New guy/equipment advice

Wine Making Talk

Help Support Wine Making Talk:

junit83

Member
Joined
May 18, 2009
Messages
40
Reaction score
0
hi there... brand new to forums, and wine making... Ive done a little researh and im not too fimilar with the wine making lingo, but i think i got the process down... for your basic fruit wines.... Seems kinda like making a stock and then just clairfying it....with a couple other things in between... either way.. i want to dive in head first and do a couple 6 g batches right off the bat... though looking at these kits... im wondering if there is a cheaper way to go... Some of these containers look like just plain old 5 g buckets. and some seem just like something i can get from an empty water cooler.

My question is.... Can i successfully brew a semi large batch of wine with stuff from say walmart... rather than buying $150 kits?:b
 

Luc

Dutch Winemaker
Joined
Nov 5, 2006
Messages
1,615
Reaction score
40
Yes you definitely can !!!

Remember that nowadays we have the financial means and infrastructure (read internet and Home brew shops) to buy all kinds of fancy equipment, which is fine of course. But people have been making wine for centuries without even a hydrometer. And there were some pretty decent wines among that, otherwise the art of winemaking would have ceased to exist long ago.......

Just make sure that all things you buy for this hobby are "food-grade".
And then even a discussion is going on that we do not really know how plastic will react on alcohol.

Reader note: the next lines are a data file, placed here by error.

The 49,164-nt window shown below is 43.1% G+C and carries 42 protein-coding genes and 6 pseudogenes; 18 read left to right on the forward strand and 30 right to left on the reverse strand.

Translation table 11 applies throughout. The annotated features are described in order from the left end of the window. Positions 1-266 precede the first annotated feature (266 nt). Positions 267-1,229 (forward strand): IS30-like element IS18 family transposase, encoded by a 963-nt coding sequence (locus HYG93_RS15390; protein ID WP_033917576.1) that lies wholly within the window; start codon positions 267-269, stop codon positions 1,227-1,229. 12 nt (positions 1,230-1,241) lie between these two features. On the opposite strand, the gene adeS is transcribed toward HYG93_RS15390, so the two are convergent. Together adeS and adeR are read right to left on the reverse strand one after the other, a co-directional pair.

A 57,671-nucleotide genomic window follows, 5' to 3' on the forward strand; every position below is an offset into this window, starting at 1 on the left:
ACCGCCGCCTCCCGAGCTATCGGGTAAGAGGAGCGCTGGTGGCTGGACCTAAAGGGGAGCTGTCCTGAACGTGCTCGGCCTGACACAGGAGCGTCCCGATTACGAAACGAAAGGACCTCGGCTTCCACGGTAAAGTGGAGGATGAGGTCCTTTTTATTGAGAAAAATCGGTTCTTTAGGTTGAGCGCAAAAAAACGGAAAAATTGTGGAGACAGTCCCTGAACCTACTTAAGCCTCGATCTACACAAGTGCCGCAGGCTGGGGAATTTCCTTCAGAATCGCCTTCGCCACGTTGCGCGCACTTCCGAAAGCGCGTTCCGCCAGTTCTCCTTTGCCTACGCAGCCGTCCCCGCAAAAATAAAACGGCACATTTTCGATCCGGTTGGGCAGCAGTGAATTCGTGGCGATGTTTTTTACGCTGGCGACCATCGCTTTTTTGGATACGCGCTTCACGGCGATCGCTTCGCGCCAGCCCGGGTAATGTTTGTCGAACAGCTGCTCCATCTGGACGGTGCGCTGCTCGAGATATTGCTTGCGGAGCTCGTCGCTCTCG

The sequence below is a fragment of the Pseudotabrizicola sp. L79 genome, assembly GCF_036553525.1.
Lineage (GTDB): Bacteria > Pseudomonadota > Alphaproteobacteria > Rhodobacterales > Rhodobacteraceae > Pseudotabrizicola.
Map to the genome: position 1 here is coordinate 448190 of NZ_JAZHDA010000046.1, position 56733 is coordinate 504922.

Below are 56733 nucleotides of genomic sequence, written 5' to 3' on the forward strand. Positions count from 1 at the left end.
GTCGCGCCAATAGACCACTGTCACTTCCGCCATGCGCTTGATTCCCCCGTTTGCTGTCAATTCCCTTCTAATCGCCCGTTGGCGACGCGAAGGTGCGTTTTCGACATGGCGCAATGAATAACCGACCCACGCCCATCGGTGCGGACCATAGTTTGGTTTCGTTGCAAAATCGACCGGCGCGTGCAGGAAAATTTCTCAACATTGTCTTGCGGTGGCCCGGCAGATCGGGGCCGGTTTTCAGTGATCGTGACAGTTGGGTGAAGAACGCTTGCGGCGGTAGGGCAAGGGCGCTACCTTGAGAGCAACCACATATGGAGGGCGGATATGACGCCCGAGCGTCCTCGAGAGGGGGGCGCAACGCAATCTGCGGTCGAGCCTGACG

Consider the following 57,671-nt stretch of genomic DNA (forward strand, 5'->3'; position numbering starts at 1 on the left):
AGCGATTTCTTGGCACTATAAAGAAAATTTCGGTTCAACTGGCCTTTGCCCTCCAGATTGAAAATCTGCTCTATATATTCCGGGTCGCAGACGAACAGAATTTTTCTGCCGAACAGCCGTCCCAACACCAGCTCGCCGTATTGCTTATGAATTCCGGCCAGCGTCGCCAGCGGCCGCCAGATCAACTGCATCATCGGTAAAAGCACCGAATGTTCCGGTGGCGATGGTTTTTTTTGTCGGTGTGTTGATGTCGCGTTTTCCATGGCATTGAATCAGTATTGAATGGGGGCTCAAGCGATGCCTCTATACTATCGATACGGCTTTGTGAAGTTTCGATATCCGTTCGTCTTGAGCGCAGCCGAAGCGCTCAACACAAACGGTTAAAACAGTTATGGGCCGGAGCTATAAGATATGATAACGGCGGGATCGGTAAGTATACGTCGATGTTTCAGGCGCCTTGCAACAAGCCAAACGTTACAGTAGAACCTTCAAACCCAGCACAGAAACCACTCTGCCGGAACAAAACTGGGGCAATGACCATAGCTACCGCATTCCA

So preferred is a glass carboy as a secondary.

Luc
 

cpfan

Senior Member
Joined
Nov 5, 2006
Messages
4,867
Reaction score
193
junit83:

Although there are some items that you can use from a Wal-Mart or kitchen store or whatever, there are other things that you should get from an HBS (local or online).

I used to run an HBS, and customers often came in with what I considered 'dumb' ideas. For example, one customer wanted to borrow my big funnel to pour 23 litres of wine from a primary to a carboy. I suggested that pouring was a bad idea because of the inital weight of the wine & primary and that the sediment would be disturbed and some transferred over, plus the fact that he would likely make a mess pouring into the funnel. A proper racking cane and hose was $5, but apparently he didn't want to spend the money.

A plain old 5 gallon bucket isn't much use for 5 gallons of wine. Get an 8 gallon pail (or larger) to allow head room for foaming, floating fruit, and vigourous stirring. I won't use the water jugs, bunt many people do. Note that they are usually 5 US gallons. You started out wanting to make 6 US gallons.

Putting corks into a bottle requires a corker. Understanding the progress of your ferment requires a hydrometer. Yes, I read Luc's reaponse. You don't need a hydrometer. But if you have problems the first things we will ask for are recipe, specific gravities (from a hydrometer), and temperatures.

So there are some wine making specific items that you cannot do without. And some other things that you might get better results with.

BTW, there are two types of kits in wine-making. Wine equipment kits, and wine ingredient kits.

Steve
 

Wade E

Premium
Joined
Jul 3, 2006
Messages
33,224
Reaction score
277
I say get a hydrometer, food grade bucket such as the 8 gallon primary bucket from a wine supply store or a food grade garbage can from Walmart (Brute which I think are usually white) and I will say to get a glass carboy or plastic better bottle from a wine supply store. you are going to have to get some stuff there anyway like yeast, yeast nutrient, acids, k-meta, racking cane, corker, corks, racking hose bungs and airlocks. The initial investment is a little big but the money saved by actually getting a complete kit instead of instead of separate items. Dont know where you live but if you dont have local wine supply store then heres a good place to buy all this stuff and if you give him a call he will mix and match some items for you also.
http://finevinewines.com/
 

Latest posts

Top